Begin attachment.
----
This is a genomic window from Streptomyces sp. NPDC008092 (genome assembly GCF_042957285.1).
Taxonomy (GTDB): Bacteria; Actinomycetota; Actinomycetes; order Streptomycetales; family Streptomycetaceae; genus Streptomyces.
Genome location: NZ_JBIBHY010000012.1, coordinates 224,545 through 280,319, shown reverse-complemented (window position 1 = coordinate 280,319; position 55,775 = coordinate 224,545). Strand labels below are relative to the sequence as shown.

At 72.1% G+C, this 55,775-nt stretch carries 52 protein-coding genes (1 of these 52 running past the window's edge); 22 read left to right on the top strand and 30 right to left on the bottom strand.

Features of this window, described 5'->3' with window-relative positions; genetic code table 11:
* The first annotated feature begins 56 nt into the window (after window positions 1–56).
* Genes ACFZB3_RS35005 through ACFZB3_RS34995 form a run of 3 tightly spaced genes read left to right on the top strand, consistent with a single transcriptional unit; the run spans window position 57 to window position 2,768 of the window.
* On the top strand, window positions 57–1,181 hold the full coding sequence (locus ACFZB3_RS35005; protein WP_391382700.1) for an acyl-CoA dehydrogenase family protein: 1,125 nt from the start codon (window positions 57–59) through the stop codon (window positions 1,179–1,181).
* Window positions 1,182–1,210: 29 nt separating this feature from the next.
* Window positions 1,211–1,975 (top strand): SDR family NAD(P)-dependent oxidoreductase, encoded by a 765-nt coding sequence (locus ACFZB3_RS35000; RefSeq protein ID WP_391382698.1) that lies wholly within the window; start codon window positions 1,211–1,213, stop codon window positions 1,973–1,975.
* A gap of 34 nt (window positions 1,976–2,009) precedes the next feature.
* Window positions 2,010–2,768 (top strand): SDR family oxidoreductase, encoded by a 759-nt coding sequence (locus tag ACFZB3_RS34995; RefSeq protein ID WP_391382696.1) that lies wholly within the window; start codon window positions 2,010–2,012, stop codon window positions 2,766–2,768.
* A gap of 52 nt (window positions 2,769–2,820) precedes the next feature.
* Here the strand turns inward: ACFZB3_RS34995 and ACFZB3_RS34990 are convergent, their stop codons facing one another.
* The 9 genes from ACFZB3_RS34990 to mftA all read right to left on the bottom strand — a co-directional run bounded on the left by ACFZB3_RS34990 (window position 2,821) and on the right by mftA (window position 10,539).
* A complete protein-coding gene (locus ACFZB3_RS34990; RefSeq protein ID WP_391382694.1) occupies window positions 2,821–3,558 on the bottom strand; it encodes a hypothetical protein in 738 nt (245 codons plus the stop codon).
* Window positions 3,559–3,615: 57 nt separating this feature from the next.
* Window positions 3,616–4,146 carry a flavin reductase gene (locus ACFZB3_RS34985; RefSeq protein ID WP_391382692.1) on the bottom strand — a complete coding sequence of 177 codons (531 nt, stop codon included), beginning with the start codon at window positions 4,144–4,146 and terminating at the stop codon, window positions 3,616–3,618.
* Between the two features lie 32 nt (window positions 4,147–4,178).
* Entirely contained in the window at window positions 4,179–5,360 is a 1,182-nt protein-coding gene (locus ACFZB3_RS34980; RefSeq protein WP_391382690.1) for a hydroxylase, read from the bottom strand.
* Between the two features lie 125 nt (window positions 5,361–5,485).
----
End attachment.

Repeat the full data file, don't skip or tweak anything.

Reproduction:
This is a genomic window from Streptomyces sp. NPDC008092 (genome assembly GCF_042957285.1).
Taxonomy (GTDB): Bacteria; Actinomycetota; Actinomycetes; order Streptomycetales; family Streptomycetaceae; genus Streptomyces.
Genome location: NZ_JBIBHY010000012.1, coordinates 224,545 through 280,319, shown reverse-complemented (window position 1 = coordinate 280,319; position 55,775 = coordinate 224,545). Strand labels below are relative to the sequence as shown.

At 72.1% G+C, this 55,775-nt stretch carries 52 protein-coding genes (1 of these 52 running past the window's edge); 22 read left to right on the top strand and 30 right to left on the bottom strand.

Features of this window, described 5'->3' with window-relative positions; genetic code table 11:
* The first annotated feature begins 56 nt into the window (after window positions 1–56).
* Genes ACFZB3_RS35005 through ACFZB3_RS34995 form a run of 3 tightly spaced genes read left to right on the top strand, consistent with a single transcriptional unit; the run spans window position 57 to window position 2,768 of the window.
* On the top strand, window positions 57–1,181 hold the full coding sequence (locus ACFZB3_RS35005; protein WP_391382700.1) for an acyl-CoA dehydrogenase family protein: 1,125 nt from the start codon (window positions 57–59) through the stop codon (window positions 1,179–1,181).
* Window positions 1,182–1,210: 29 nt separating this feature from the next.
* Window positions 1,211–1,975 (top strand): SDR family NAD(P)-dependent oxidoreductase, encoded by a 765-nt coding sequence (locus ACFZB3_RS35000; RefSeq protein ID WP_391382698.1) that lies wholly within the window; start codon window positions 1,211–1,213, stop codon window positions 1,973–1,975.
* A gap of 34 nt (window positions 1,976–2,009) precedes the next feature.
* Window positions 2,010–2,768 (top strand): SDR family oxidoreductase, encoded by a 759-nt coding sequence (locus tag ACFZB3_RS34995; RefSeq protein ID WP_391382696.1) that lies wholly within the window; start codon window positions 2,010–2,012, stop codon window positions 2,766–2,768.
* A gap of 52 nt (window positions 2,769–2,820) precedes the next feature.
* Here the strand turns inward: ACFZB3_RS34995 and ACFZB3_RS34990 are convergent, their stop codons facing one another.
* The 9 genes from ACFZB3_RS34990 to mftA all read right to left on the bottom strand — a co-directional run bounded on the left by ACFZB3_RS34990 (window position 2,821) and on the right by mftA (window position 10,539).
* A complete protein-coding gene (locus ACFZB3_RS34990; RefSeq protein ID WP_391382694.1) occupies window positions 2,821–3,558 on the bottom strand; it encodes a hypothetical protein in 738 nt (245 codons plus the stop codon).
* Window positions 3,559–3,615: 57 nt separating this feature from the next.
* Window positions 3,616–4,146 carry a flavin reductase gene (locus ACFZB3_RS34985; RefSeq protein ID WP_391382692.1) on the bottom strand — a complete coding sequence of 177 codons (531 nt, stop codon included), beginning with the start codon at window positions 4,144–4,146 and terminating at the stop codon, window positions 3,616–3,618.
* Between the two features lie 32 nt (window positions 4,147–4,178).
* Entirely contained in the window at window positions 4,179–5,360 is a 1,182-nt protein-coding gene (locus ACFZB3_RS34980; RefSeq protein WP_391382690.1) for a hydroxylase, read from the bottom strand.
* Between the two features lie 125 nt (window positions 5,361–5,485).